Military Times
Honor The Fallen
Honoring those who fought and died in Operation Enduring Freedom, Operation Iraqi Freedom and Operation New Dawn
Search Our Database


Bookmark and Share

Army Sgt. Edward W. Koehler

Died July 18, 2011 Serving During Operation Enduring Freedom

47, of Lebanon, Pa., died July 18 in Ghazni province, Afghanistan, of wounds suffered when enemy forces attacked his convoy with an improvised explosive device. He was assigned to 131st Transportation Company, 213th Area Support Group, Pennsylvania National Guard, Williamstown, Pa. Also killed were Army Staff Sgt. Kenneth R. VanGiesen and Army Sgt. Brian K. Mowery.

Former Marine among 3 guardsmen killed in blast

The Associated Press

HARRISBURG, Pa. — Three Pennsylvania guardsmen were killed and five others wounded earlier this week by a roadside bomb that struck their convoy in Afghanistan, military officials said Wednesday.

The Pennsylvania National Guard identified the slain soldiers as Sgt. Edward Koehler, 47, of Lebanon, Sgt. Brian Mowery, 49, of Halifax, and Staff Sgt. Kenneth VanGiesen, 30, of Kane. All three will be posthumously awarded the Purple Heart.

Koehler and Mowery previously served in the Marine Corps.

“This tragic incident is a stark reminder of the dangers our troops face on a daily basis for the cause of freedom,” Gov. Tom Corbett said in a statement. “We owe them our respect, our support and our gratitude.”

All three men were riding in the same vehicle when the improvised explosive device detonated near Bagram, officials said. The other soldiers wounded did not sustain life-threatening injuries. The deaths bring the total number of Pennsylvania National Guard members killed in the wars in Iraq and Afghanistan to 39, according to the Guard.

“The impact of the tragic loss of our three soldiers is felt throughout the entire Pennsylvania National Guard,” Pennsylvania’s adjutant general, Maj. Gen. Wesley Craig, said in a statement. “We will honor their service by caring for their families left behind, and by increasing our determination to accomplish the mission they set out to do.”

Koehler served in the Corps from 1982-88 and joined the National Guard in 1997, military officials said. Koehler was a bugler during his time in the Marines and took pride in playing “Taps” at funerals for fallen service members, Craig said.

“Unfortunately it is now our solemn duty to play ‘Taps’ for him,” Craig said.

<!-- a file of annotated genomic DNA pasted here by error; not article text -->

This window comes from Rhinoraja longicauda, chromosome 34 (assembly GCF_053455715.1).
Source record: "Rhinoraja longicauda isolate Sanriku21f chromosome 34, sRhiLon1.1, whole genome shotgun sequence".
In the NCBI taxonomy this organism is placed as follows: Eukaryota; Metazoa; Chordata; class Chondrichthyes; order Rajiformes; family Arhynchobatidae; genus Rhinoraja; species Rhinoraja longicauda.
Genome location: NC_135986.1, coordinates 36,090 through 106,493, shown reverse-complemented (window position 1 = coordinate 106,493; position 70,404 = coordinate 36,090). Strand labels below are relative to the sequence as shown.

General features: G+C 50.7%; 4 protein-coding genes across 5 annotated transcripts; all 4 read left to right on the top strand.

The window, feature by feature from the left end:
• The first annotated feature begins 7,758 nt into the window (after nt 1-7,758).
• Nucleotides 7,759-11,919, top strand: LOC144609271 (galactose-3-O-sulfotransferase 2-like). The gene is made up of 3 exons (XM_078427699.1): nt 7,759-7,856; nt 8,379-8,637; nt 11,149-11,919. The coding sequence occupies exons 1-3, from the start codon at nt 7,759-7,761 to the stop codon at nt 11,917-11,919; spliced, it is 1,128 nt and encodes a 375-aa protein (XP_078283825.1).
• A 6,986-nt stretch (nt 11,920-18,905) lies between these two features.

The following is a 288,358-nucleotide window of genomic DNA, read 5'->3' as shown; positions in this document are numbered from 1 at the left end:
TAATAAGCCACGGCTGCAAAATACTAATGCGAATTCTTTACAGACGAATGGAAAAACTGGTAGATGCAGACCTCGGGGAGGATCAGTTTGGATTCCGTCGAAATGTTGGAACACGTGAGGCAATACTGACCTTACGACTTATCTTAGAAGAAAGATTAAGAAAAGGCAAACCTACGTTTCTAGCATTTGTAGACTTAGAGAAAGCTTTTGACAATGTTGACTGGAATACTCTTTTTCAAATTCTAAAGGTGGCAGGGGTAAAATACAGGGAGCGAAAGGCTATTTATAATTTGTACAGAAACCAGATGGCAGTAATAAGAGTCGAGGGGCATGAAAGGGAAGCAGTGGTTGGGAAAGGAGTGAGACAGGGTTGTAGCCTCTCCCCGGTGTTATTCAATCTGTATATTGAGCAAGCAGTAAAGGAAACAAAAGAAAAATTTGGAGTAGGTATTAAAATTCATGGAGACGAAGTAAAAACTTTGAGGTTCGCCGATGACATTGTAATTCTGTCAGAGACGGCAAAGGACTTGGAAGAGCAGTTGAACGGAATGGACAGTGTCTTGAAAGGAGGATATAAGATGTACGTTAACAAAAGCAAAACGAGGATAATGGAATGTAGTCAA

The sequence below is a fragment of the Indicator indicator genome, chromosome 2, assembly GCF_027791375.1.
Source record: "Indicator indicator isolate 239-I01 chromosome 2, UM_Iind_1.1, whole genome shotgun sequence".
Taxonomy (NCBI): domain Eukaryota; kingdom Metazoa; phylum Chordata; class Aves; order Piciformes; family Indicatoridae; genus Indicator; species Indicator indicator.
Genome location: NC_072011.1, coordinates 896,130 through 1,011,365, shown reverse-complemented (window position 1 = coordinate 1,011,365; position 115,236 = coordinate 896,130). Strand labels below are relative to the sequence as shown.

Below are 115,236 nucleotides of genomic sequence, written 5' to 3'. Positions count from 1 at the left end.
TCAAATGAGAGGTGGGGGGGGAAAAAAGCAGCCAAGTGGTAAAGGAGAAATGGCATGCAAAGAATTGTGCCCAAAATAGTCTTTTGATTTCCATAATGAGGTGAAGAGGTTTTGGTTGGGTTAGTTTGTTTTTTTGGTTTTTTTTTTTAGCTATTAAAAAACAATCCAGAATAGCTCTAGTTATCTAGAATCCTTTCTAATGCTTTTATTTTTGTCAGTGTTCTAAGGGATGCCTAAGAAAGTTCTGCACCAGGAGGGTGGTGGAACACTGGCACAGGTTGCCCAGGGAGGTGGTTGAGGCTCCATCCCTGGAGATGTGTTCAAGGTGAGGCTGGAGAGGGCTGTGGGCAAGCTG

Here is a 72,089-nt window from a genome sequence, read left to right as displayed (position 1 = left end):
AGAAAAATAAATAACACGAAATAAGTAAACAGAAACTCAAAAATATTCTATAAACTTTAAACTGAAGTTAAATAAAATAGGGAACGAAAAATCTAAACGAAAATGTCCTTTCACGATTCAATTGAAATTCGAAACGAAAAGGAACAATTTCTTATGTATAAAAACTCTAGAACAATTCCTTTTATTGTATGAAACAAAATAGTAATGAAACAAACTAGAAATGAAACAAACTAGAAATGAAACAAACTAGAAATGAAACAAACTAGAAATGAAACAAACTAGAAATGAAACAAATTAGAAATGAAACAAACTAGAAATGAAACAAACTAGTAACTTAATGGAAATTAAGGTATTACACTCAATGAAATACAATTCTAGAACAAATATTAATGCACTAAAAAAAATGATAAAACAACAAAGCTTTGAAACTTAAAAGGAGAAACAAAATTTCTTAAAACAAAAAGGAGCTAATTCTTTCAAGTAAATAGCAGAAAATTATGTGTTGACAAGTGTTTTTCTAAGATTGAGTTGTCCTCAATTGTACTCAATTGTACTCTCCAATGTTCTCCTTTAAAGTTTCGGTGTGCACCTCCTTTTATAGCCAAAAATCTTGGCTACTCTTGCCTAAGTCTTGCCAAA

In a 2005 interview with The Kane Republican, VanGiesen said he was proud to join the National Guard, like his father before him.

“If I had it to do over again, I still would do it,” he told the newspaper.

VanGiesen was living in Erie, where he was working with the National Guard, the newspaper reported. He had been deployed to Iraq twice and was assigned to the 131st Transportation Company, 213th Area Support Group for this mission because of his mechanical skills.

According to the Guard, VanGiesen was on his fourth active-duty tour, having previously served in Germany from 2002 to 2003, in Iraq from 2005 to 2006 with the 2nd Infantry Brigade Combat Team and 2009 with the 56th Stryker Brigade Combat Team.

“Kenneth VanGiesen was an enthusiastic soldier who never shied away from the call to duty,” Craig said. “During his 12 years in the National Guard, VanGiesen served more than four total years on active duty. His selfless dedication to serving our country will be sorely missed.”

Mowery, whose family released a statement requesting privacy, was previously a member of the Marine Corps Reserves from 1979-85, then joined the National Guard in 2000. He previously served in Kosovo.

“Brian Mowery exemplified what it means to be a noncommissioned officer and served as an example to the younger soldiers around him,” Craig said. “He demonstrated leadership potential far above his rank and never hesitated to assume responsibility, no matter how big the challenge.”

Koehler’s family released a statement thanking well-wishers for their support.

“Continue to pray for all of our troops and their safety,” the statement said. “Their daily sacrifices must not go unnoticed.”

Funeral scheduled for Georgia soldier

The Associated Press

RINGGOLD, Ga. — Friends and family are gathering to pay respects to a 47-year-old soldier who was killed last week in Afghanistan.

Sergeant Edward Koehler and two other members of his convoy were killed by a roadside bomb in Afghanistan.

WRCB-TV reports Koehler is from Lebanon, Pa., but lived with his family in Ringgold, Ga.

His body was returned home Thursday. A 30-car procession carried the body from the airport to Heritage Funeral Home.

A visitation was held Thursday and Friday and his funeral is set to begin Saturday at the Anderson Memorial Gardens.

View By Year & Month

2002   2001

Military Times
© 2018 Sightline Media Group
Not A U.S. Government Publication